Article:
"Hey Siri" support and possibly wireless charging case alongside AirPower charging mat.
Retina MacBook Pro Users Complain of Anti-Reflective Display Coating Wearing Off
The anti-reflective coating appears to be wearing off under a variety of circumstances, including the pressure of the keys and trackpad on the display when closed, and the use of third-party cleaning solutions and microfiber cloths. While the issue is typically isolated to small areas of the screen, some users have shared pictures showing the anti-reflective coating wearing off across virtually the entire display.
"I had the exact same problem, and I followed the cleaning instructions on the Apple website: a lint free cloth and a small amount of water," writes MacRumors forum member wj2. "Was trying to remove a mark in the corner of my screen and a shiny scratch appeared on the bezel. It grew in size and it looked like the coating on the bezel was coming off like everyone is saying. Started happening at the top of my display by the camera also. I looked it up and stumbled across this same forum and realized that it was a problem that I should take up with Apple."Affected users have received mixed responses from Apple. While some Retina MacBook Pro owners covered under a one-year limited warranty or AppleCare Protection Plan have been able to get their notebook repaired through the Genius Bar for no charge, others have been told that cosmetic damage is not covered under warranty and offered to have their notebooks repaired for a service charge costing hundreds of dollars.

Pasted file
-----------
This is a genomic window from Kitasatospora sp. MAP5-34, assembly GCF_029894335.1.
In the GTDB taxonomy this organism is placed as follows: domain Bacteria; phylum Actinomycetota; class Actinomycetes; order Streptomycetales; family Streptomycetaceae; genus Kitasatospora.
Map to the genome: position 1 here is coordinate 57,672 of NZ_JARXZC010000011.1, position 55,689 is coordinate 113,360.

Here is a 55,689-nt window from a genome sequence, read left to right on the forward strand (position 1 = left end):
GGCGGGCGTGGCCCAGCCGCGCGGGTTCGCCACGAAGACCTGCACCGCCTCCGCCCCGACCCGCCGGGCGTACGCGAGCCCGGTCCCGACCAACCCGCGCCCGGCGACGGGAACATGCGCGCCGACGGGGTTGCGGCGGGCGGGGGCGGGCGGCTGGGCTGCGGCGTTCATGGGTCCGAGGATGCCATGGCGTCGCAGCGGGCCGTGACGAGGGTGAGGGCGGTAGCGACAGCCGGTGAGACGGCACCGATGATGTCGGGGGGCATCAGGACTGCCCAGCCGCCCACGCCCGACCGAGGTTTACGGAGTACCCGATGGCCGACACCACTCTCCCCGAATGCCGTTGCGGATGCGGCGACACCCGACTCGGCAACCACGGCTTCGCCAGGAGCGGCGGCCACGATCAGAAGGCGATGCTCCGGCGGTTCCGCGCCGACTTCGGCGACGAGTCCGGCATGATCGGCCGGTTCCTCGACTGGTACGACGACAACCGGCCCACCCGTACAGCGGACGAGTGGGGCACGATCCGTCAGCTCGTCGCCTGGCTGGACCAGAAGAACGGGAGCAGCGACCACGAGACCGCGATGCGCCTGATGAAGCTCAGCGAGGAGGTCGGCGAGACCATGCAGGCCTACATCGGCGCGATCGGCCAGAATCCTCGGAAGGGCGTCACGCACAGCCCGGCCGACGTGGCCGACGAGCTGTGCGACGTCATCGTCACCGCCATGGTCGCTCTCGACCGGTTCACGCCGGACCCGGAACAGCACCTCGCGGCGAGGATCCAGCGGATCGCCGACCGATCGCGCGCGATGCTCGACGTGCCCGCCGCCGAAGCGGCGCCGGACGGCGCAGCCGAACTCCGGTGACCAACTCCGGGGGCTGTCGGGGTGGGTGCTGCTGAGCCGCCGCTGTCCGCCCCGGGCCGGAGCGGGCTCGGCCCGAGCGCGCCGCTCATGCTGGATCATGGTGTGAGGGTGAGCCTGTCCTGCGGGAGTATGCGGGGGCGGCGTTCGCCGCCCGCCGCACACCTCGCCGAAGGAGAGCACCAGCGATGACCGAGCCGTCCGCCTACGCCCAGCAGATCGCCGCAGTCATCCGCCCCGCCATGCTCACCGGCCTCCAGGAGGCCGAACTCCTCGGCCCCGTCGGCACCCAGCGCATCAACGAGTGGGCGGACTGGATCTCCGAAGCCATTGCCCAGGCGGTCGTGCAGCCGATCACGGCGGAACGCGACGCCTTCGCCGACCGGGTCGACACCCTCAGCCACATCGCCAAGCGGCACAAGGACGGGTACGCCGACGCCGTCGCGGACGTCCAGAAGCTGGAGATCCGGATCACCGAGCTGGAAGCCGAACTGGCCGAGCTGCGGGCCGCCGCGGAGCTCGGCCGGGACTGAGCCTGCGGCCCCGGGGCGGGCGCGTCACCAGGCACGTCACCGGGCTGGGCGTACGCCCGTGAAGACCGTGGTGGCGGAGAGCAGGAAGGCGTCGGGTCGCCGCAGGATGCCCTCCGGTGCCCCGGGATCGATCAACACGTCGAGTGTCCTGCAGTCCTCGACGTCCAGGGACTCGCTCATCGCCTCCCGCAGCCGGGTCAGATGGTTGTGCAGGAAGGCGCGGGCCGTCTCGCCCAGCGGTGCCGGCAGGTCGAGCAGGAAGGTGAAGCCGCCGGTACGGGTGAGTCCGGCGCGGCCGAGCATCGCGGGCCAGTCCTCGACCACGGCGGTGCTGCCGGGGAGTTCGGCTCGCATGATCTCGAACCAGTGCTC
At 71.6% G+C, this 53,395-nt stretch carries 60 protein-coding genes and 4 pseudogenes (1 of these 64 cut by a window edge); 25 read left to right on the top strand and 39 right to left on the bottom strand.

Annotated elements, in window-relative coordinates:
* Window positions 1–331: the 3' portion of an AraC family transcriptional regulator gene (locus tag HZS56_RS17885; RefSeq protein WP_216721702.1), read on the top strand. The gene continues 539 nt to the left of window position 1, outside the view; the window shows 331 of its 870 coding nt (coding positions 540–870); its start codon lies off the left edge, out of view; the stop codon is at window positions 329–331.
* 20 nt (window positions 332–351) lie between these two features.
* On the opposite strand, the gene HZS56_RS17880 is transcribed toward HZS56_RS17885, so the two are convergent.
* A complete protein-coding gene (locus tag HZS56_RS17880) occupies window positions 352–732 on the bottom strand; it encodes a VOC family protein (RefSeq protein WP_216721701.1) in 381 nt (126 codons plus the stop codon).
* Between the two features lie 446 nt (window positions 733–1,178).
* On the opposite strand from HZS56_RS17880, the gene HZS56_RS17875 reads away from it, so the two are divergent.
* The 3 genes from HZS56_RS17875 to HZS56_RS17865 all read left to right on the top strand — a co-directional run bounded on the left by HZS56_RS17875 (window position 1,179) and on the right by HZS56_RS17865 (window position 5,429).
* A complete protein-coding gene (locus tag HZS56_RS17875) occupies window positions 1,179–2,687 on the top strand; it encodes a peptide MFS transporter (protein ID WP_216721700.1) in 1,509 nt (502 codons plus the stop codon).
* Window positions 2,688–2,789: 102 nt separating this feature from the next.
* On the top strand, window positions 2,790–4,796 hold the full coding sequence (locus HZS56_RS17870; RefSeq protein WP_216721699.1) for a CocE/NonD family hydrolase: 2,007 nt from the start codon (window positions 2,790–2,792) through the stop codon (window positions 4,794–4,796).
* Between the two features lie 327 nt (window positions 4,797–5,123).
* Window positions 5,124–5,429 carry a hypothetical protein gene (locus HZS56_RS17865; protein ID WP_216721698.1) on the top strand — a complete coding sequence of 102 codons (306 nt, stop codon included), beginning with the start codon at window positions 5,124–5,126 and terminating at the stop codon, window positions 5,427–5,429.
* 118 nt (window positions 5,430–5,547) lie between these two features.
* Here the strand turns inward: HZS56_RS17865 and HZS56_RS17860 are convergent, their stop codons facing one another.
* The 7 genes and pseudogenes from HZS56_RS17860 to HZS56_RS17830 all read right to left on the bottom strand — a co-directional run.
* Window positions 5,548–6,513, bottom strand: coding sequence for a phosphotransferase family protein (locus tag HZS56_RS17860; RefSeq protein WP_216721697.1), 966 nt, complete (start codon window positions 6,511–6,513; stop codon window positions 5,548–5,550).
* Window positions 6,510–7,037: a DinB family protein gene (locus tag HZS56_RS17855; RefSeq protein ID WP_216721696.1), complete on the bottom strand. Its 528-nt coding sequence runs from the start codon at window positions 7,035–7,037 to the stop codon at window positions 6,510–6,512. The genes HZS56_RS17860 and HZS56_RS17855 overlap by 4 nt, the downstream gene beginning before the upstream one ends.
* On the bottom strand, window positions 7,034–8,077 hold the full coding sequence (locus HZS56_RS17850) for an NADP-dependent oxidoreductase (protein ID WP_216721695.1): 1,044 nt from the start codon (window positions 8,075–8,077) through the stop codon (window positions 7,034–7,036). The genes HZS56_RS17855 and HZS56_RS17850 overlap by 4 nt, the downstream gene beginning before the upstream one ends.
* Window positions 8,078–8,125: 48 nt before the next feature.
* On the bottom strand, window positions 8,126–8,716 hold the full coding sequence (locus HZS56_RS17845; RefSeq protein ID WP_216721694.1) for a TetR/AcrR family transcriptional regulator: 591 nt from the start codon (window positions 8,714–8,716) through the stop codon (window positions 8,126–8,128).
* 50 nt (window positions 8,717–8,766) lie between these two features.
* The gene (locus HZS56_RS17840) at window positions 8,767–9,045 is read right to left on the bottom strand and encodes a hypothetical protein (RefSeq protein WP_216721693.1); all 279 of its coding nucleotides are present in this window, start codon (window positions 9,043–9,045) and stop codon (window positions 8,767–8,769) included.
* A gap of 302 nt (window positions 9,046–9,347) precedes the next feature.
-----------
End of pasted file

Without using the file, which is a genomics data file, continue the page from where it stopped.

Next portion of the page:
While the anti-reflective coating issues are not new, with complaints dating back to at least August 2013, the problem has been gaining momentum in recent weeks. The issue has received over 100,000 views and 600 responses between the Apple Support Communities and MacRumors discussion forums, and dozens of users have submitted pictures of their damaged Retina MacBook Pros throughout March in a Facebook group set up to discuss the problem.
Update Mar 17: An unofficial website called "Staingate" has launched where affected users can join a database and submit photos of the display coating wearing off on their MacBook Pro.